For many years, Javascript developers have been emulating classes with functions, but classes are now finally included in Javascript with ES6.

Classes have been an important part of many languages. If you are familiar with other languages that support classes, then you should have no problem using classes in Javascript.

In React it’s common to have class-based components so that’s why it’s very important to understand how ES6 classes work and their syntax. A class is a template of an object. Object-oriented Programming (OOP) is a huge topic, so I will just show you here some very basic examples in Javascript.

To define a class, we use the “class” keyword and give it a name, which by convention should have the first letter capitalized:

Now let’s add some methods:

Subclasses

We can also have subclasses. Subclasses extend another class, so the subclass inherits the properties and methods of the original class.

You will see this a lot in React JS when you want to create a new Component:

Let’s create a new subclass called Student that extends from User.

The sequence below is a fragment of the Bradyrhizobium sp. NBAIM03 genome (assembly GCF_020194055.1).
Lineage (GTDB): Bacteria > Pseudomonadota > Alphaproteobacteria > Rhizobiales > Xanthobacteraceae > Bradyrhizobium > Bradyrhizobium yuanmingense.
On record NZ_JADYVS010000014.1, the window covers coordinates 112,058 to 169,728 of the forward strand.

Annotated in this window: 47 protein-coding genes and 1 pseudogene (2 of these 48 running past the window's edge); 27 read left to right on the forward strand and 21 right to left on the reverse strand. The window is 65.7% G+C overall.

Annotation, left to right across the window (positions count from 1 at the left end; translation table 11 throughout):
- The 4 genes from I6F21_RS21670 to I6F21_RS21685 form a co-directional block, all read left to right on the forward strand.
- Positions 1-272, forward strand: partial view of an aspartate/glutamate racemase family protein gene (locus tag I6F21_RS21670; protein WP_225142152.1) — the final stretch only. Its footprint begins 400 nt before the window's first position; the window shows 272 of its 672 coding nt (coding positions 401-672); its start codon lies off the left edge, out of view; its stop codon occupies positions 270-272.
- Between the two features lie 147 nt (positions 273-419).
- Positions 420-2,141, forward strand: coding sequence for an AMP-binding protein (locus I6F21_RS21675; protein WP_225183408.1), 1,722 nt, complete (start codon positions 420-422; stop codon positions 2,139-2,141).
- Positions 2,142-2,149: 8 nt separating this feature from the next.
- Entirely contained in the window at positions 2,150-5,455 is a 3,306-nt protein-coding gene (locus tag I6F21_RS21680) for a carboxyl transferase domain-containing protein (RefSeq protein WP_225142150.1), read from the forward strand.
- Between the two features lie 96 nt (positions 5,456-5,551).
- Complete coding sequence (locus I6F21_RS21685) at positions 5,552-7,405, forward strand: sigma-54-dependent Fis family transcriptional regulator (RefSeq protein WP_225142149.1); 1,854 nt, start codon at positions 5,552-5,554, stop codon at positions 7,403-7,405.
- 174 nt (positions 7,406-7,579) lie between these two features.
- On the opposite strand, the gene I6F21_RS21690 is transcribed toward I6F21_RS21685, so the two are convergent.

But we will get an error if we do this because the subclass needs to always call super() in the subclass constructor:

By calling super(), we will call the parent class constructor method. This will allow us to use the “this” keyword in our subclass, and we could also add more properties and methods:

Modules

For years Javascript have been trying to implement different solutions for modules using third-party libraries. But now ES6 brings modules into Javascript natively. Modules provide a way to include functionality from one file into another. As a good practice, code should be split into smaller files.

Let’s say we have a file called math.js, and in that file we have a function called sum():

By using the “export” keyword, we could import that function (module) in another file. In this case, we have a file called app.js, and we use the “import” keyword followed by the module name in curly braces and then the “from” keyword to specify the location of the file. If the file is in the same folder, use “./” as a prefix:

A file can have multiple exports, but we can also specify a default export if we use the default keyword:

Now that we have a default export, we can import it without using the curly braces around the module name: